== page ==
PETALING JAYA: The Jendela digital infrastructure plan indicates that 5G rollout in the country may be deferred to 2022, which may be favourable for telco companies, says research firm CGS-CIMB.
It reiterated that there are unlikely to be any mainstream 5G consumer or enterprise business cases in the near term, and 5G may hit the core earnings of Malaysian telcos in financial years 2021 and 2022, by 7% to 11%, if 5G spectrum is allocated in early 2021.
Regarding Jendela’s aim to provide fixed broadband (FBB) access with gigabit speed to 7.5 million premises, CGS-CIMB said uncertainties remained in terms of how and over what timeframe this is to be achieved, as Telekom Malaysia Bhd’s (TM) current high-speed broadband transmission coverage is only to around 3.5 million premises with 800Mbps maximum speed.
The research house said Jendela was in line with its expectation that the government and regulator would focus on optimising the existing 4G network for wider coverage and improved quality and extending high-speed FBB coverage, given increased demand amid the Covid-19 outbreak.
The research house also believes the additional investments due to the targeted 5% increase in 4G population coverage and faster speeds are unlikely to overburden telcos, as the 3G network will be switched off.
“This will free up the 900MHz spectrum for 4G deployment on existing sites while the 700MHz spectrum may also be allocated to telcos for a more cost-efficient 4G rollout.
“Telcos will also likely collaborate to upgrade or deploy new sites in rural areas, and the universal service provision (USP) fund will likely be used to partly defray rollout costs, ” it said.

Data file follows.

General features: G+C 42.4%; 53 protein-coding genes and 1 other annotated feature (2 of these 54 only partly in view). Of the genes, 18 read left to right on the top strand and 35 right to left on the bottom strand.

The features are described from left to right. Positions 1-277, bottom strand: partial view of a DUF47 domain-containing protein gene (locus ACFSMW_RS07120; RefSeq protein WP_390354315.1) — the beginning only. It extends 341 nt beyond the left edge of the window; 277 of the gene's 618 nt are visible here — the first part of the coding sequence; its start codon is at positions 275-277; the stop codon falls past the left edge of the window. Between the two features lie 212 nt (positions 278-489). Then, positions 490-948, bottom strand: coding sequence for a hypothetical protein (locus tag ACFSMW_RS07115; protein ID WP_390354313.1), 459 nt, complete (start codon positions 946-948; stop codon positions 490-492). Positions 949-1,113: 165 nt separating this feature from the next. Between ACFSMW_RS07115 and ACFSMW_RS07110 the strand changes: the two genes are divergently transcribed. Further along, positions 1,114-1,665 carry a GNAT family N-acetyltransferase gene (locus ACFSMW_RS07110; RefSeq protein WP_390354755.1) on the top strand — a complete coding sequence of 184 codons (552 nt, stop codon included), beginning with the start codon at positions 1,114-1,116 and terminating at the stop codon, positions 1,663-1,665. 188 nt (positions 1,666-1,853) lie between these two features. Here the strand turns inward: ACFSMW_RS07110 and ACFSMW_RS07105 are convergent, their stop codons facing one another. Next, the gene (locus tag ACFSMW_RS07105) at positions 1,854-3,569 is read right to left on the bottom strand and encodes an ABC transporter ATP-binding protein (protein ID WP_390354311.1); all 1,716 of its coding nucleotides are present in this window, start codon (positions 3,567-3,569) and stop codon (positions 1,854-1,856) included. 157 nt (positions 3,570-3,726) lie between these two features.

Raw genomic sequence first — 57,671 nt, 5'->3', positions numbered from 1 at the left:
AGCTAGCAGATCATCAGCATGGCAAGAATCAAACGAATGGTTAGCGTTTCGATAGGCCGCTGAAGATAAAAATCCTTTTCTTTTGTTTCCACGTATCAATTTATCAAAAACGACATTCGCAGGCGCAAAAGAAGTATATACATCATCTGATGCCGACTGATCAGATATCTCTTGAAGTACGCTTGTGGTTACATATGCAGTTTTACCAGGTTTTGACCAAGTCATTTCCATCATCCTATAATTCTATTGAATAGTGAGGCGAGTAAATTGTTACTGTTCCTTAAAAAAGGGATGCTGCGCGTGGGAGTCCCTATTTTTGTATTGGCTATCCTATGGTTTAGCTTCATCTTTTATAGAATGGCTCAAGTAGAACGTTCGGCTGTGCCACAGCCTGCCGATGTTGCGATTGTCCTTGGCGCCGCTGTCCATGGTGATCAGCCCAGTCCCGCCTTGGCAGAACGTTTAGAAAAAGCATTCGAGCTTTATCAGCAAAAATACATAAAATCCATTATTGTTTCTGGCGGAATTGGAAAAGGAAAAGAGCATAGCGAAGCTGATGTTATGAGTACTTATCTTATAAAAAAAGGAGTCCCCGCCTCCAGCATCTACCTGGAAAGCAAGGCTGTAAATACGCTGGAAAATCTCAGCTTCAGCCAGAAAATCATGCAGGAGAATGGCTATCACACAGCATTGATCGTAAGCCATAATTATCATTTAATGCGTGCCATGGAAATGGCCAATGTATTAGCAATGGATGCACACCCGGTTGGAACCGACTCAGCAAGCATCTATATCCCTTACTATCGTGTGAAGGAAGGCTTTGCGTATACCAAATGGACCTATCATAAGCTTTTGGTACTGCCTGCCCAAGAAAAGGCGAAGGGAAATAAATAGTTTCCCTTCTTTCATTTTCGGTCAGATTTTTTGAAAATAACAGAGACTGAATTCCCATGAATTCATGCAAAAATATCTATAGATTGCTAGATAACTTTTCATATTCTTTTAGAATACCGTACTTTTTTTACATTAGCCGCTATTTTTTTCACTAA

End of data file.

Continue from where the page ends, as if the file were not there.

On Aug 29, Prime Minister Tan Sri Muhyiddin Yassin announced the Jendela plan that aims to provide 96.9% of populated areas with a 4G mobile broadband network. The digital infrastructure plan will be done in phases until 2022.
Jendela also aims to simplify and reduce bureaucracy at the federal and state levels, effectively reducing rollout costs.
CGS-CIMB retained its “neutral” rating on Malaysian telcos, with key upside factors being mergers and acquisitions while key downside risks include higher-than-expected upfront fees charged for the 700MHz/3.5GHz spectrum, more intense competition and adverse new regulations.
Meanwhile, an AmInvestment report said given the low and negative investment returns for 4G connectivity in remote areas of the country, service providers would be collaborating and sharing resources such as sites, network facilities, fibre connectivity and broadcasting towers to defray costs.
The research unit also expects telcos to collaborate on the rollout of 5G services, which could be more costly than any of the previous four generations of cellular technology.
The ongoing intense global competition will dissuade providers from charging premium prices for 5G branding unless they can provide managed services and attractive solutions to customers.
AmInvestment noted that Maxis Bhd has so far been successful through superior network quality, customer care and convergence strategy by bundling with fibre solutions but its competitors have also begun similar marketing campaigns.
The research unit also reiterated that the industry’s stagnant revenue trajectory would eventually result in more merger and acquisition activities. It upgraded the sector’s rating to “overweight” from “neutral”, and retained “buy” calls on TM and Axiata Group Bhd.